An Educational Secret

Education is one of the most important commodities in the world, and many of us are privileged enough to have access to education in the United States.  However, this is not the case for millions of undocumented immigrants who currently live in the U.S, but are unable to access higher education.  Millions came to America in order to further their studies, and have an opportunity to chase after the American dream.  Unfortunately, many academically gifted immigrant students have been barred from top universities in states like Georgia.  For that reason, four professors from esteemed universities in Georgia have banded together in order to provide academically gifted students a chance to learn in a university environment, with the hopes that one day the students will be admitted to top Georgia universities.

Freedom University, the name of the unofficial academic institution, boasts a remarkable faculty of four professors who teach undocumented students once a week on Sundays.  The faculty receives no pay, and teaches the students in an undisclosed building in Athens, Georgia.  Students and professors have been forced to meet in secret due to the passing of a resolution that bans undocumented students from attending five of the top universities in Georgia.  The University Council of the University of Georgia passed the bill last fall, and is a big win for those who believe that undocumented students should be kept out of Georgia’s top tier of schools.  According to the Board of Regents, undocumented students were allowed into Georgia’s highest ranking universities for the past two years and this issue became a tipping point for the public.  Taxpayers and documented students became frustrated over the fact that they paid the taxes and tuition rates, but the undocumented students paid neither.  However, the board states that the decision to pass the resolution is not based on monetary reasons because some undocumented students pay more than legal students.  The crux of the point is that the board does not want undocumented students taking away seats from documented students in Georgia, especially during these difficult economic conditions.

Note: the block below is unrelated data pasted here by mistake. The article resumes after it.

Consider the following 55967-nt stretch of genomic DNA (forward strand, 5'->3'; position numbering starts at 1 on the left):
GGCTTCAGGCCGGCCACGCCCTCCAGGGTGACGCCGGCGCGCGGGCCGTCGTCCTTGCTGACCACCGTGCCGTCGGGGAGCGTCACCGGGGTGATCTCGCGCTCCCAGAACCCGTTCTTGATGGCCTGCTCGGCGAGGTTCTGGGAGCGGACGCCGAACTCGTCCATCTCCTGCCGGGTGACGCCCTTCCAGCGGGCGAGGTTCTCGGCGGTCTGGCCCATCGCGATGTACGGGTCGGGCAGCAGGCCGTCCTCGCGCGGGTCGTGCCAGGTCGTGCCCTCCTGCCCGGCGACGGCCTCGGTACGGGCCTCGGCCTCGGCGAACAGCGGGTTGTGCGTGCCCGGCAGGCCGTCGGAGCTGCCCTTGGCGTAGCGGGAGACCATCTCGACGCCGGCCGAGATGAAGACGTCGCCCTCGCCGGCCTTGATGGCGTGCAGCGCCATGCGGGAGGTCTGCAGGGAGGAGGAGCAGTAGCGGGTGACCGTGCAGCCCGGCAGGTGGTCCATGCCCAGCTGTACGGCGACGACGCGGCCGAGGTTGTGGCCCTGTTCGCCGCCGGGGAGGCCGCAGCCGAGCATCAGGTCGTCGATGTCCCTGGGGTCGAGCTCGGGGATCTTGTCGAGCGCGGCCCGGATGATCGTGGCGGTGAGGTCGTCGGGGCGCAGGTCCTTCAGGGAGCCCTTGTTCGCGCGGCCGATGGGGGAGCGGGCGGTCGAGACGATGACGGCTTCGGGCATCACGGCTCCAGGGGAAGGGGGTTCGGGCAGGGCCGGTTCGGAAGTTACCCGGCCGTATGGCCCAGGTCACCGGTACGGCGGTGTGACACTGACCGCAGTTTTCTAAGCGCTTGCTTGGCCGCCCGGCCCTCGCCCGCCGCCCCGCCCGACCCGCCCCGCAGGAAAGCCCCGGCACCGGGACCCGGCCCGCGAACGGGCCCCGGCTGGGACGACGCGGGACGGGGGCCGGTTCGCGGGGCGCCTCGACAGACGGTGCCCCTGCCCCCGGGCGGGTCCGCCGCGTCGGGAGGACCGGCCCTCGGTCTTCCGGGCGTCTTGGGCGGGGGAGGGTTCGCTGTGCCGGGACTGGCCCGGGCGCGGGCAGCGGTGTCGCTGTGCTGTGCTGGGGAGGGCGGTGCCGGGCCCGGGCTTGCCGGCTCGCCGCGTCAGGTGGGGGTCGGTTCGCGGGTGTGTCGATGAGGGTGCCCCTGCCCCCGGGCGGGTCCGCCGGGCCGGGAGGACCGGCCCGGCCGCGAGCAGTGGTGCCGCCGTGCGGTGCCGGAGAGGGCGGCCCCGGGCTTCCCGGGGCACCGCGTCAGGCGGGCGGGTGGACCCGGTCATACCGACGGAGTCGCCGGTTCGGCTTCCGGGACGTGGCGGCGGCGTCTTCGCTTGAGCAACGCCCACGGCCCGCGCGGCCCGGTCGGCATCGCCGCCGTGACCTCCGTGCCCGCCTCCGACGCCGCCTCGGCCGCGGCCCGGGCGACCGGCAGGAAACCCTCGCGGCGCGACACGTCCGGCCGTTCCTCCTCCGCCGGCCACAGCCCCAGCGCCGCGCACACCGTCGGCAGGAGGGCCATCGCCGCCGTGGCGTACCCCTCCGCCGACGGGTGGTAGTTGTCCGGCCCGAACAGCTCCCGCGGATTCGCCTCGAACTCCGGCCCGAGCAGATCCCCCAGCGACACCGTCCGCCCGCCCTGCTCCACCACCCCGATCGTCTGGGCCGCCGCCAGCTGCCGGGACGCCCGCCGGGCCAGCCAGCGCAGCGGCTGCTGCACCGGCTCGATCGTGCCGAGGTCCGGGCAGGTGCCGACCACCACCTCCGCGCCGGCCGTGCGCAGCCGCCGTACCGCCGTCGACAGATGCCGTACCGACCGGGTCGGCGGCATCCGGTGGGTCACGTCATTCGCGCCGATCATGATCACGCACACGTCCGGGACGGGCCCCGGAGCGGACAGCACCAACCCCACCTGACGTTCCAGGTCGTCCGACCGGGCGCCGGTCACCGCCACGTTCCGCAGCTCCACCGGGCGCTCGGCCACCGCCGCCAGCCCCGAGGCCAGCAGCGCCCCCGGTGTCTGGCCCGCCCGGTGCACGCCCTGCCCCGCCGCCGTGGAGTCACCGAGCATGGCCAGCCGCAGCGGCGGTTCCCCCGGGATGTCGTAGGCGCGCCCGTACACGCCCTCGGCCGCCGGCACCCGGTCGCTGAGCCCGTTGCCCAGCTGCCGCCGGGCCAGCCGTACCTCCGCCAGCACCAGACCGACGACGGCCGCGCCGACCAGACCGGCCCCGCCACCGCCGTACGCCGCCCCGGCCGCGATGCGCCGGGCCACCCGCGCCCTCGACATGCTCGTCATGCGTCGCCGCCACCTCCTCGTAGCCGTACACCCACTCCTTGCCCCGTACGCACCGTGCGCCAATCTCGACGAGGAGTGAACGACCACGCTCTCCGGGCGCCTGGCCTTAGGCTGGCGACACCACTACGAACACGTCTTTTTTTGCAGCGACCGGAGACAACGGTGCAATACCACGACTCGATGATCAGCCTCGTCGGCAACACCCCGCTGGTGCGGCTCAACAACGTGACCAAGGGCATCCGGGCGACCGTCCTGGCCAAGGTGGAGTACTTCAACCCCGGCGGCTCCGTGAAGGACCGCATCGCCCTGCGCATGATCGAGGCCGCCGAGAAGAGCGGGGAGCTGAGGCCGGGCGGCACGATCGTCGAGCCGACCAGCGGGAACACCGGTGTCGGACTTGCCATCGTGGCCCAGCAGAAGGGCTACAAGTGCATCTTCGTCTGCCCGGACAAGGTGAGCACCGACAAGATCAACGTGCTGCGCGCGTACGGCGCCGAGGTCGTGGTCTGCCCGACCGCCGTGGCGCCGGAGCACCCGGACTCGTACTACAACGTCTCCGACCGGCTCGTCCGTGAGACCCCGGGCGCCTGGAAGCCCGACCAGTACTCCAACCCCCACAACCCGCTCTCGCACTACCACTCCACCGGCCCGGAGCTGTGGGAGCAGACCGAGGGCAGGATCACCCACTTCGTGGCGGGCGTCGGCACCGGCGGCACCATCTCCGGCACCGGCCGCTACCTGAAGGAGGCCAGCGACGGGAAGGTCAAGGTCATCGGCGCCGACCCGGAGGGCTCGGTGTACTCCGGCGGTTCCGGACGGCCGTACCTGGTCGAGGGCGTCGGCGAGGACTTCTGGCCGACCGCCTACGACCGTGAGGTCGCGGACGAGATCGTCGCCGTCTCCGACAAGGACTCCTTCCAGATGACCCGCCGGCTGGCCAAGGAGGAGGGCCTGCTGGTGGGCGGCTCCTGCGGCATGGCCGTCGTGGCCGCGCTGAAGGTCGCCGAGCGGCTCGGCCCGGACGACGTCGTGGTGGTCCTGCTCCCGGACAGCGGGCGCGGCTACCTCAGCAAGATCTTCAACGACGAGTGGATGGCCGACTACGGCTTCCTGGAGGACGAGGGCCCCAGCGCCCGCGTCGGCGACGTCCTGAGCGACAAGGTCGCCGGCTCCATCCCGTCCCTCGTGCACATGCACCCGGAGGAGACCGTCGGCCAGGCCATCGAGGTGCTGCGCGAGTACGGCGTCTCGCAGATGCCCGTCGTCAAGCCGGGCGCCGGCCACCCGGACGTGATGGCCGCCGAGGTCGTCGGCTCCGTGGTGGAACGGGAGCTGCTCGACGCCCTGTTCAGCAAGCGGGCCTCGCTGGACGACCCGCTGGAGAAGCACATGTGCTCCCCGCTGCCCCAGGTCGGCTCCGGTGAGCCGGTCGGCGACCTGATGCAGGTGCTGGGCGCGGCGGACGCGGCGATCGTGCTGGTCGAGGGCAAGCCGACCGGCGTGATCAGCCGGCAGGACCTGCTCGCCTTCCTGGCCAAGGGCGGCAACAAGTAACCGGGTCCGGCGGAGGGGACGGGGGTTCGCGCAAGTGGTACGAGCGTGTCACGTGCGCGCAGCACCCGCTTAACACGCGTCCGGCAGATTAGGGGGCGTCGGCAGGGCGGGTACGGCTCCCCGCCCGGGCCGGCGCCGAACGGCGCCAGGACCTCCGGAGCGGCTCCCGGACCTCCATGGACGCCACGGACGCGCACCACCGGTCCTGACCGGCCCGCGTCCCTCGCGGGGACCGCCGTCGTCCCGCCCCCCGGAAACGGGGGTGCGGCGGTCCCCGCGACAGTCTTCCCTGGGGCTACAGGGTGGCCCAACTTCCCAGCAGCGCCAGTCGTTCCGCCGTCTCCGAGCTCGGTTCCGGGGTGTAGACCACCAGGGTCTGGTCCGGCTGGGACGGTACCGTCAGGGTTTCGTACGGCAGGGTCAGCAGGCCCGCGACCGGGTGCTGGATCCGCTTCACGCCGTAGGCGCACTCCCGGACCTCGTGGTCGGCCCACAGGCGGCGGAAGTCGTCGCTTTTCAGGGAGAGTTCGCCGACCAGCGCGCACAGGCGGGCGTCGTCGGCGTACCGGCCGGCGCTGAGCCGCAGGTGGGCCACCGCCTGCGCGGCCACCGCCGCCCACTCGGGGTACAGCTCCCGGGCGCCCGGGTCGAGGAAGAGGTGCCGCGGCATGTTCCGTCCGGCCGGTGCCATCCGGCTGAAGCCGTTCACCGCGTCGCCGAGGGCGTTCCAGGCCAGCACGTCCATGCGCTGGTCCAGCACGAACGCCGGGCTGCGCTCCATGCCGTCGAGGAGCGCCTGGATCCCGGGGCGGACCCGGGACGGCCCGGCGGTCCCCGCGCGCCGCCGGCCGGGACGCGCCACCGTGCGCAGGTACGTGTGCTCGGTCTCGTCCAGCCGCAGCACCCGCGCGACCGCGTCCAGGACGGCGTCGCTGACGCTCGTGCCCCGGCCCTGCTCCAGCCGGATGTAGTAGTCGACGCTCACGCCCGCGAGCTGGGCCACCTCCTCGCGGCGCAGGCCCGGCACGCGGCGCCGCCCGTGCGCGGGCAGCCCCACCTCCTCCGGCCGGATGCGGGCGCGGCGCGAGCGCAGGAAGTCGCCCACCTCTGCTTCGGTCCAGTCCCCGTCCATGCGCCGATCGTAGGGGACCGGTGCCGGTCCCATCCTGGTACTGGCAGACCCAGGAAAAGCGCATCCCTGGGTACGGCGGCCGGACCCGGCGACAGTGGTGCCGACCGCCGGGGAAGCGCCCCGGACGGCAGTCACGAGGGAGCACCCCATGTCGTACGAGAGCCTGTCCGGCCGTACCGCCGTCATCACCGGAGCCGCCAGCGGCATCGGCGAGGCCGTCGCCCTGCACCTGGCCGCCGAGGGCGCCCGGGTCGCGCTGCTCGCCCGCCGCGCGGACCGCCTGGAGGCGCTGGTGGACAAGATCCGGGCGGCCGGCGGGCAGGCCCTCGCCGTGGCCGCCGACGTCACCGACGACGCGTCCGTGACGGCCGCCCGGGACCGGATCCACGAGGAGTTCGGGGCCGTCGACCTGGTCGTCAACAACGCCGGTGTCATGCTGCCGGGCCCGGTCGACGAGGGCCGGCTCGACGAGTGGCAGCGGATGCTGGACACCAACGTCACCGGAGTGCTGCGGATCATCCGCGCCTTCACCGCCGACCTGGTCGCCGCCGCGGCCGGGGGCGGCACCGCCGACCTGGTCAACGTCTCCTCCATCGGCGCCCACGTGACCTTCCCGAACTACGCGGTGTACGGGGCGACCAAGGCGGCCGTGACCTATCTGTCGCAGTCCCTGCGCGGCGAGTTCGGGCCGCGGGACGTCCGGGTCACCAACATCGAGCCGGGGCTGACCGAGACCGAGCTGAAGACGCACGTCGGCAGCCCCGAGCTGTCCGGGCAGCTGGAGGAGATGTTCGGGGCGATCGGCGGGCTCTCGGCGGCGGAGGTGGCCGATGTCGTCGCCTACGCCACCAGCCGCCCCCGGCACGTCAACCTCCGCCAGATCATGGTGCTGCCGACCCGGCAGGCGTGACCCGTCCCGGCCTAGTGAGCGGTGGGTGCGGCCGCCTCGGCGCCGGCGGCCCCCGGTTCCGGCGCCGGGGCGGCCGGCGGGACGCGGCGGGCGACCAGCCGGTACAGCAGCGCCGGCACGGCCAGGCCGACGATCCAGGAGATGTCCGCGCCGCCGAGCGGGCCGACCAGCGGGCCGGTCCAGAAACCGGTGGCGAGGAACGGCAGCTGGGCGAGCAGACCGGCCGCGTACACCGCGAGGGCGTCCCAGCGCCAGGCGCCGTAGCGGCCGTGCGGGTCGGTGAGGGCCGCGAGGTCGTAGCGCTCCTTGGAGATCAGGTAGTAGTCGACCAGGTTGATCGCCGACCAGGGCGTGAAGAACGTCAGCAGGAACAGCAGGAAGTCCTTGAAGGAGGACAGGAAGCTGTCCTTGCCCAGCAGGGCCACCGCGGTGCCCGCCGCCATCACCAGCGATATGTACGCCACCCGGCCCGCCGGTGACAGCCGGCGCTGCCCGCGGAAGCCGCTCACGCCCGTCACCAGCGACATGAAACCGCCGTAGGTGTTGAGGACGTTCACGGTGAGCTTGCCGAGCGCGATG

Unfortunately, the issue that many undocumented students at Freedom University are faced with is the fact that they identify themselves as Americans.  Students like Karl Kings and Leeidy Solis were brought to the United States by their parents when they were one or two years old, and have no recollection of their native countries.  They want to attend elite Georgian universities because they feel that their academic achievements should be enough to qualify them into a top competing institution.  Regrettably, their undocumented status hinders them from attending the school of their dreams or pursuing the career that they have always envisioned.  Though Freedom University provides these academically gifted students an opportunity to learn in an aggressive college environment with qualified professors, they receive no credit for having attended the classes.  Thus, the students spend their time studying and excelling at Freedom University, but there is no way for them to show that they have attended college-level classes.

The idea of Freedom University is an interesting one, and shows that there are doors open for undocumented students.  It is understandable that documented students feel upset when they realize undocumented students are taking up seats in the top five universities in Georgia.  However, there still needs to be an avenue for academically gifted undocumented students who have the grades to make it into the top schools.  Perhaps, top universities can affiliate themselves with Freedom University and allow the students to attend classes at the school of their dreams.  Then, the students will have a chance to get a degree through Freedom University and an affiliated school.  In this way, the undocumented students will not be encroaching on the seats of documented students, but can still make use of their academic skills.  However, none of this can come to fruition if the Board of Regents does not revisit the resolution that bans undocumented students from top Georgia universities.  Hopefully a change can be made, and a balance can be struck between documented and undocumented academics.


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